Hydroponics

The frogs are chorusing in our farm pond, a sound I correlate with Spring! But, it’s only March 6th, and dropping down around freezing every night. Still, I cannot shake my need to see green. Although the temperatures remain chilly and the grass dons sedge-brown-broken-and-dead, I am inspired by the coming of warmer weather and new buds.

I’ve decided to jump start the process by exploring hydroponics; the water-based plant cultivation that has been around for centuries. I recall assembling a make-shift hydroponics system out of PVC pipe as a project for my eight grade Science Fair. But, to be honest, it merely represented the form, and not the actual function of the produce production process. While it has always been interesting to me, I haven’t ever truly explored hydroponic gardening. Rather, I have remained traditional and employed soil to grow herbs, tomatoes and peppers. I’m no expert, but I’ve been successful when I chose to stay the course.

Since moving to our new home, I’ve used felt pots situated on my office patio, instead of digging up the soil in my yard. My patio subjects the plants to morning light and cool afternoons, which seems to make them happy. It also keeps the container garden in my sight which reminds me to not only water them each day, but to vibe with them, too. Mostly, the location suit me because I just can’t squat down to till and weed grounded plants. Not to mention, I share my world with dogs. The yard is as much theirs as it is mine, and I don’t want to put in the energy to fortress the garden from my pets.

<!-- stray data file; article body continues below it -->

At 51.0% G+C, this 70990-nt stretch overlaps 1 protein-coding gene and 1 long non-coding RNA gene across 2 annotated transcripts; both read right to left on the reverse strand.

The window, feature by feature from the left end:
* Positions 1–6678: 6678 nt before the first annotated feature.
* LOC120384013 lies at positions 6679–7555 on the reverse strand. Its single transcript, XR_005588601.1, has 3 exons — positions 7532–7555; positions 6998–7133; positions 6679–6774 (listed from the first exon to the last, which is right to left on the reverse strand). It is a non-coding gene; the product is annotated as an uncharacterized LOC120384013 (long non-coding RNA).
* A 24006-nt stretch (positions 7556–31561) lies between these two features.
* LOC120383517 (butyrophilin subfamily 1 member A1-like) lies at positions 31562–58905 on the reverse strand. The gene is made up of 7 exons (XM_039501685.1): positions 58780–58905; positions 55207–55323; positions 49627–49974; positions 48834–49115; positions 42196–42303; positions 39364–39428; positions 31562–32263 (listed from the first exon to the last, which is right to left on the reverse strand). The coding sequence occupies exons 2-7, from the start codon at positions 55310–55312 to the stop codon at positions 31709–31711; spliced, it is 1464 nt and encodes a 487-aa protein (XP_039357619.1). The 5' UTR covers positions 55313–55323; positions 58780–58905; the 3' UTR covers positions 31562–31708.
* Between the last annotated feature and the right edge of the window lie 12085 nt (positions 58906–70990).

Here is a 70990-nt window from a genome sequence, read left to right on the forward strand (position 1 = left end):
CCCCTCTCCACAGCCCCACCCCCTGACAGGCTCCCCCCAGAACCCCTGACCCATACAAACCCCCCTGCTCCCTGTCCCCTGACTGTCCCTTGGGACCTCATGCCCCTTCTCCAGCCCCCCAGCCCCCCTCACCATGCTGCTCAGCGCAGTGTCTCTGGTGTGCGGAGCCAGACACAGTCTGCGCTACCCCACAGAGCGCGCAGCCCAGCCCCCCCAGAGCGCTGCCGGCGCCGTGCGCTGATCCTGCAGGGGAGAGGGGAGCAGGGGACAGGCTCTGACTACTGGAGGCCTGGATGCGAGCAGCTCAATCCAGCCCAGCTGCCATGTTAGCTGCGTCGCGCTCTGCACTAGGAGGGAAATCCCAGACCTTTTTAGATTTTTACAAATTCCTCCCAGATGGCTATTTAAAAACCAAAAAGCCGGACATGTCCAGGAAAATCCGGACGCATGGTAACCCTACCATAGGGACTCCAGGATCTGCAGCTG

As I wait for the arrival of warmer weather, I’ve decided to try two indoor projects.

Project One – Countertop Sprouts

Today, I received Mung Beans, Alfalfa seeds and 2 perforated lids designed for wide-mouth Mason jars. The seeds must be rinsed then subjected to about 8 hours of an initial soak. Then, after another rinse, the water is removed by turning the jars upside down for 15 minutes. Then, they are left on their sides with only the moisture that remains for another 8 hours. Then, they must experience 2-4 rinse and drip dry sequences per 24 hours.

Mung beans soaking on left, Alfalfa seeds on right. Eight hours preliminary soak.

Project Two – Hydroponic Greens

The second project is to grow lettuce type plants in Mason jars.

Step one is to germinate the seeds in grow cubes. I purchased a packet of eight varieties of leafy greens, Rockwool cubes for germination, a germination tray.

Starting with 2 varieties; Arugula (my favorite green) and Green Oakleaf lettuce
I am starting with six plants each of Arugula and the leaf lettuce. I put two or three seeds in each depression because I’m not sure if the seeds are fresh enough that they will all germinate and more so because my fingers were incapable of separating just one tiny seed at a time. Next time I will use tweezers.
The rockwool cubes are immersed in water, then let to stand in about an inch of water.
The growing contain I acquired is really for germinating sprouts, and it comes with an inner, perforated tray that sits above the water. But, I think it’s a good place for the rockwool cubes, as it has a lid to retain moisture. I put a paper towel over the top to reduce light.

For the next couple of days there won’t be much of a difference in appearance, I assume. But, within three days, I should begin to see the first tiny shoots sprouting from the seeds. I will post photos and descriptions at that time. Wish me luck!

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